MANILA – The head of the Philippines’ House of Representatives on Monday called for laws that would allow the easy dissolution of marriage and the legalization of same-sex unions in the predominantly Catholic country.
House Speaker Pantaleon Alvarez outlined the bills during the opening of the body’s second regular session, urging lawmakers to support it when it is filed. Such legislation is expected to draw strong opposition from the Catholic Church.
“Let us not only aim for landmark legislations, but also seek to address concerns that involve the basic fundamental unit of our society – the family,” he said. “Admittedly, there is a sad reality about some marriages.”
“We do not always get it right the first time around,” he added. “Unfortunately, the present system practically coerces married persons to remain with each other even if the relationship is beyond repair.”
Alvarez said a bill would be filed to allow married persons to “mutually agree to end their marriage subject to the approval of the court,” doing away with the current system that is “extensively adversarial.”
The Philippines is the only country in the world where divorce is not allowed, despite previous proposals by legislators to legalize the measure as a way for couples to get out of a marriage.
Under current Philippine law, couples are only allowed to either get an annulment, which is a tedious and expensive process, or legal separation, which does not allow them to re-marry.
Congressman Lito Atienza immediately objected to the proposal, noting that it was similar to divorce.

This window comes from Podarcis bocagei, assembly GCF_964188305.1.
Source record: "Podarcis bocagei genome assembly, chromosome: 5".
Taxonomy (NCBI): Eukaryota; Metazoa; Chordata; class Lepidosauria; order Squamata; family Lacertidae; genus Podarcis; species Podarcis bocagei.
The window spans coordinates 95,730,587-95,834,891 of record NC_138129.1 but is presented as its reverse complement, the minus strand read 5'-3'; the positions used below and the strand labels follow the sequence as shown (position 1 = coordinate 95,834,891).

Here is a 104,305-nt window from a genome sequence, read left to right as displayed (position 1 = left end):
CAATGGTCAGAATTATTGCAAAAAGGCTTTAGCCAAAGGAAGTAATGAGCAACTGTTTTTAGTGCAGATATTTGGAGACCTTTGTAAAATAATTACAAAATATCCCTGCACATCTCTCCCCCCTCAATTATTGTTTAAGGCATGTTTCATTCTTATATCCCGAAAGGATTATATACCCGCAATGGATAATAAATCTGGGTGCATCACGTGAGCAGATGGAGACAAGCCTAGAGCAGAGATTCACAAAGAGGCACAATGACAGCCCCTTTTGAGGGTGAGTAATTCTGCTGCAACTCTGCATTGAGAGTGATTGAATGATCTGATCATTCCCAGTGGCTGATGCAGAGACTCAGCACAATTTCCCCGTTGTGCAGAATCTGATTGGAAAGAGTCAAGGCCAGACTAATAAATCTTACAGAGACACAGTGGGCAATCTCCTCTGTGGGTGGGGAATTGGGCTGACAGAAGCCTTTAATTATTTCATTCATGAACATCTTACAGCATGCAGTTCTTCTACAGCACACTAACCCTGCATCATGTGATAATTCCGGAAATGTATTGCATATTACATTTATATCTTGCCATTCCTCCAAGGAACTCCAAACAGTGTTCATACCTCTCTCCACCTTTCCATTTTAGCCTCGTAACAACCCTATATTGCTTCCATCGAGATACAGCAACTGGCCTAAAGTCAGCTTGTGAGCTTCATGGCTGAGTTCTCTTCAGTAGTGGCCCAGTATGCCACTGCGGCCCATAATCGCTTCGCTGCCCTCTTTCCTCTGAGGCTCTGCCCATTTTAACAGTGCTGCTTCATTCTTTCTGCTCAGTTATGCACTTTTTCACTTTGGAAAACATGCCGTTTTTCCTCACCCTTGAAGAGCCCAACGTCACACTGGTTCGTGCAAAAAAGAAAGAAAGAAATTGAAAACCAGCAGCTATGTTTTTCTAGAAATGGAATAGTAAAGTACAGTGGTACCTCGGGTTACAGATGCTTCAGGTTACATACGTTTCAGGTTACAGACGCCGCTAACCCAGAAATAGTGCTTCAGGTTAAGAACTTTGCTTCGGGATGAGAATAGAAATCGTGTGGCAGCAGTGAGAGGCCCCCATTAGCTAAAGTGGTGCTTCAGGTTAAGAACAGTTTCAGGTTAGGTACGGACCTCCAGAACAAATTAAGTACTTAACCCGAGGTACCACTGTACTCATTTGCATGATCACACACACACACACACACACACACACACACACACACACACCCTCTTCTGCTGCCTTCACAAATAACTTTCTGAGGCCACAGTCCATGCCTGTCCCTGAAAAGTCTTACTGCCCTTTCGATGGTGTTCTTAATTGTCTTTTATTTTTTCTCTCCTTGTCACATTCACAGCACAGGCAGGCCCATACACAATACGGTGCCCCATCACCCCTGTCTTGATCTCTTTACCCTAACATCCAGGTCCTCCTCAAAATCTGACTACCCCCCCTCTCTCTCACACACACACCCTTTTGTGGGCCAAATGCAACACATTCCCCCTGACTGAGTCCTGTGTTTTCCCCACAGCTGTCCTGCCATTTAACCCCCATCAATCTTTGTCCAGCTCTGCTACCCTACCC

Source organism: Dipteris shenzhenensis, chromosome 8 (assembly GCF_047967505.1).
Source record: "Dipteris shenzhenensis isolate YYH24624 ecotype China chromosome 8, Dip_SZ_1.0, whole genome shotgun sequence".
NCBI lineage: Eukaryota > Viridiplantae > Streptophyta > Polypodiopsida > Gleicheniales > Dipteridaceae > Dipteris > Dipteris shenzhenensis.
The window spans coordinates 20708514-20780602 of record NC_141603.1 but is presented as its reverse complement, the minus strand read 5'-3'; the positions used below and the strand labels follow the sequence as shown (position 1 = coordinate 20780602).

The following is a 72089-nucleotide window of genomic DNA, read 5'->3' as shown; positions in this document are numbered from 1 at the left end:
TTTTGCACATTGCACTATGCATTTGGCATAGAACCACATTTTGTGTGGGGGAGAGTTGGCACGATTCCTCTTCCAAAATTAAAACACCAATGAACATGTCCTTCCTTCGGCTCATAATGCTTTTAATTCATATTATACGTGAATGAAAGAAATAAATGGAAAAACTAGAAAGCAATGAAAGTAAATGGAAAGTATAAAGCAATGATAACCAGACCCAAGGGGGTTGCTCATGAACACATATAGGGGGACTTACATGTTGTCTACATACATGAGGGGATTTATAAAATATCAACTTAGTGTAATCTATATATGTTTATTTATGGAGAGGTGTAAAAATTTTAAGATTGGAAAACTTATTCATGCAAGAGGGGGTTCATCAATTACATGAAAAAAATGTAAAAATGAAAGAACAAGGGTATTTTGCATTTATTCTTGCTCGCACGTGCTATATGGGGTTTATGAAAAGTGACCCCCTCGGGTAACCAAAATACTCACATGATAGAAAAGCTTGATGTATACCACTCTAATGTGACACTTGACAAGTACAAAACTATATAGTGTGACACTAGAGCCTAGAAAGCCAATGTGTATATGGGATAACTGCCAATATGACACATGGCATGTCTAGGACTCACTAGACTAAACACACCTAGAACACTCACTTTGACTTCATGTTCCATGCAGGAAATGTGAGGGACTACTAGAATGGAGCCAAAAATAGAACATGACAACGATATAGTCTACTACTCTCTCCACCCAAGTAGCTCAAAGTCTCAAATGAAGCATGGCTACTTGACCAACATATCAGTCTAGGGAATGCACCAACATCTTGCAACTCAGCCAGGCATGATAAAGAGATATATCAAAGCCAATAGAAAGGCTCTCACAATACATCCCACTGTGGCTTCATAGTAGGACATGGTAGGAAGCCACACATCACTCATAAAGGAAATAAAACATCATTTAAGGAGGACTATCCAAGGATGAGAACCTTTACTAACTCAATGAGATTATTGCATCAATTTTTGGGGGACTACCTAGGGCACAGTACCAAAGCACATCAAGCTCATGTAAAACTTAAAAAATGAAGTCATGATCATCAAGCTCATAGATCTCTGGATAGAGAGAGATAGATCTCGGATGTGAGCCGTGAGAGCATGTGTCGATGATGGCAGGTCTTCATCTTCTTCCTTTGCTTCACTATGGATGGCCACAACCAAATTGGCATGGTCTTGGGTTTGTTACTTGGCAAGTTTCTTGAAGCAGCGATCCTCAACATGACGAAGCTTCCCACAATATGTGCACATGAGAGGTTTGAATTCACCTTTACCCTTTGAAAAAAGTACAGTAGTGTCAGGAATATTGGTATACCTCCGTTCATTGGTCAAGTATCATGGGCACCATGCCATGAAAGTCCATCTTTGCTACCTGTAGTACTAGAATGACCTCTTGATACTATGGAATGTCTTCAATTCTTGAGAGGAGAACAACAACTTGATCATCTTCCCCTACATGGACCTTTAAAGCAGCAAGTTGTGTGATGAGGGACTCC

“This proposal effectively destroys the institution of marriage in the country,” he said. “This destroys the sanctity, respect and value of the family.”
Alzarez said he will also file a proposed law “that will legally recognize and protect civil partnerships” and support the passage of an anti-discriminatory bill to protect lesbians, gays, bisexuals and transgenders (LGBT).
“Our citizens should not be excluded from society just because of the person they love,” he said. “They must also be treated with equality before the law.”
Congress should prioritize approving the anti-discrimination bill, which has been pending for 18 years now, said Nap Arnaiz, vice president of Babaylan, an LGBT rights group.
Without a law protecting LGBTs and ensuring they have equal rights, same-sex unions would be “treated as second-hand unions or special and illegitimate unions,” Arnaiz said.
“Assuming that same-sex unions were to be considered legal, what measures will secure that these couples will not be discriminated against in public and by private institutions, or (keep them) safe from violence from conservatives and religious extremists?” Arnaiz added.